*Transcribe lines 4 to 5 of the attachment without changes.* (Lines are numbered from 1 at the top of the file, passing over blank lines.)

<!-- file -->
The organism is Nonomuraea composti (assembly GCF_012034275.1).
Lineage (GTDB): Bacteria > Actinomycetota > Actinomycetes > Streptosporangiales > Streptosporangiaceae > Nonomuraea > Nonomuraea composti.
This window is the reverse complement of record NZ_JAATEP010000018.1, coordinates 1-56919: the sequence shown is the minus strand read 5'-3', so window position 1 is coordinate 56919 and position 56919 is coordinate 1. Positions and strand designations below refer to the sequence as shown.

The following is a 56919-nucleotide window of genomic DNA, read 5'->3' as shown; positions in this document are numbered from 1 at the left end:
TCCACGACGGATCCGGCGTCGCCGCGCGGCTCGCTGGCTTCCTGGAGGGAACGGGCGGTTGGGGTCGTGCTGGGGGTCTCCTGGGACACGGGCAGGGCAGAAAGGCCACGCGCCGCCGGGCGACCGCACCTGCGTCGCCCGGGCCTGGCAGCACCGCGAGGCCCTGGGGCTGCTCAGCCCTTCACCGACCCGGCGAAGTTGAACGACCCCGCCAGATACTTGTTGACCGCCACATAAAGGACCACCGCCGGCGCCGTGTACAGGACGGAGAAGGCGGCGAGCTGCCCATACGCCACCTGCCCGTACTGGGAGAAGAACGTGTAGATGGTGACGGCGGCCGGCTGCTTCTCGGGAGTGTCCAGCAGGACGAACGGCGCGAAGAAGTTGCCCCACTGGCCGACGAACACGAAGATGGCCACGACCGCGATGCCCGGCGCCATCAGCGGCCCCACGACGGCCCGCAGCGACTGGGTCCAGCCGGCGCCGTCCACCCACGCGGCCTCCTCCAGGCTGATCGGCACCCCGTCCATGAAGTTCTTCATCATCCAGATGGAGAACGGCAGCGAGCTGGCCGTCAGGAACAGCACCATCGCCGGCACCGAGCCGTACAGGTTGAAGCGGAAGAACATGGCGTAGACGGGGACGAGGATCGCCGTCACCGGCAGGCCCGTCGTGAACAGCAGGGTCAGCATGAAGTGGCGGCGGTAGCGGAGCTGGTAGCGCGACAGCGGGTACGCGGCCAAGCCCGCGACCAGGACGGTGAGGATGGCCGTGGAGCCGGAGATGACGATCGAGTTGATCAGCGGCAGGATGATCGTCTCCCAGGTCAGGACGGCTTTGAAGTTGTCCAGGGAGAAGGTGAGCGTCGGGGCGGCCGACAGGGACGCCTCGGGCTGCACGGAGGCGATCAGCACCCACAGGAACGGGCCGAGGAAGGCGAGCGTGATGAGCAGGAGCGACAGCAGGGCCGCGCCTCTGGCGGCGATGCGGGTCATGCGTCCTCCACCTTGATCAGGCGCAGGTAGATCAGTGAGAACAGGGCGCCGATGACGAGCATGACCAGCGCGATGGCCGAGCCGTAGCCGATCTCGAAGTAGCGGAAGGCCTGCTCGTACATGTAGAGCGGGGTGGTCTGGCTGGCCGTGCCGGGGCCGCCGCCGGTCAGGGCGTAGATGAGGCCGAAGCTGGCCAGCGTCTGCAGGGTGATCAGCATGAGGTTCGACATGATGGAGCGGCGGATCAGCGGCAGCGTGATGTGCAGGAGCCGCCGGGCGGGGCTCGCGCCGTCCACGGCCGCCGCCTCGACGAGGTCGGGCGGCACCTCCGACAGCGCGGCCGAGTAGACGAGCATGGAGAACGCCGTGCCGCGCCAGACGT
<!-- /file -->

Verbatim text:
The following is a 56919-nucleotide window of genomic DNA, read 5'->3' as shown; positions in this document are numbered from 1 at the left end:
TCCACGACGGATCCGGCGTCGCCGCGCGGCTCGCTGGCTTCCTGGAGGGAACGGGCGGTTGGGGTCGTGCTGGGGGTCTCCTGGGACACGGGCAGGGCAGAAAGGCCACGCGCCGCCGGGCGACCGCACCTGCGTCGCCCGGGCCTGGCAGCACCGCGAGGCCCTGGGGCTGCTCAGCCCTTCACCGACCCGGCGAAGTTGAACGACCCCGCCAGATACTTGTTGACCGCCACATAAAGGACCACCGCCGGCGCCGTGTACAGGACGGAGAAGGCGGCGAGCTGCCCATACGCCACCTGCCCGTACTGGGAGAAGAACGTGTAGATGGTGACGGCGGCCGGCTGCTTCTCGGGAGTGTCCAGCAGGACGAACGGCGCGAAGAAGTTGCCCCACTGGCCGACGAACACGAAGATGGCCACGACCGCGATGCCCGGCGCCATCAGCGGCCCCACGACGGCCCGCAGCGACTGGGTCCAGCCGGCGCCGTCCACCCACGCGGCCTCCTCCAGGCTGATCGGCACCCCGTCCATGAAGTTCTTCATCATCCAGATGGAGAACGGCAGCGAGCTGGCCGTCAGGAACAGCACCATCGCCGGCACCGAGCCGTACAGGTTGAAGCGGAAGAACATGGCGTAGACGGGGACGAGGATCGCCGTCACCGGCAGGCCCGTCGTGAACAGCAGGGTCAGCATGAAGTGGCGGCGGTAGCGGAGCTGGTAGCGCGACAGCGGGTACGCGGCCAAGCCCGCGACCAGGACGGTGAGGATGGCCGTGGAGCCGGAGATGACGATCGAGTTGATCAGCGGCAGGATGATCGTCTCCCAGGTCAGGACGGCTTTGAAGTTGTCCAGGGAGAAGGTGAGCGTCGGGGCGGCCGACAGGGACGCCTCGGGCTGCACGGAGGCGATCAGCACCCACAGGAACGGGCCGAGGAAGGCGAGCGTGATGAGCAGGAGCGACAGCAGGGCCGCGCCTCTGGCGGCGATGCGGGTCATGCGTCCTCCACCTTGATCAGGCGCAGGTAGATCAGTGAGAACAGGGCGCCGATGACGAGCATGACCAGCGCGATGGCCGAGCCGTAGCCGATCTCGAAGTAGCGGAAGGCCTGCTCGTACATGTAGAGCGGGGTGGTCTGGCTGGCCGTGCCGGGGCCGCCGCCGGTCAGGGCGTAGATGAGGCCGAAGCTGGCCAGCGTCTGCAGGGTGATCAGCATGAGGTTCGACATGATGGAGCGGCGGATCAGCGGCAGCGTGATGTGCAGGAGCCGCCGGGCGGGGCTCGCGCCGTCCACGGCCGCCGCCTCGACGAGGTCGGGCGGCACCTCCGACAGCGCGGCCGAGTAGACGAGCATGGAGAACGCCGTGCCGCGCCAGACGT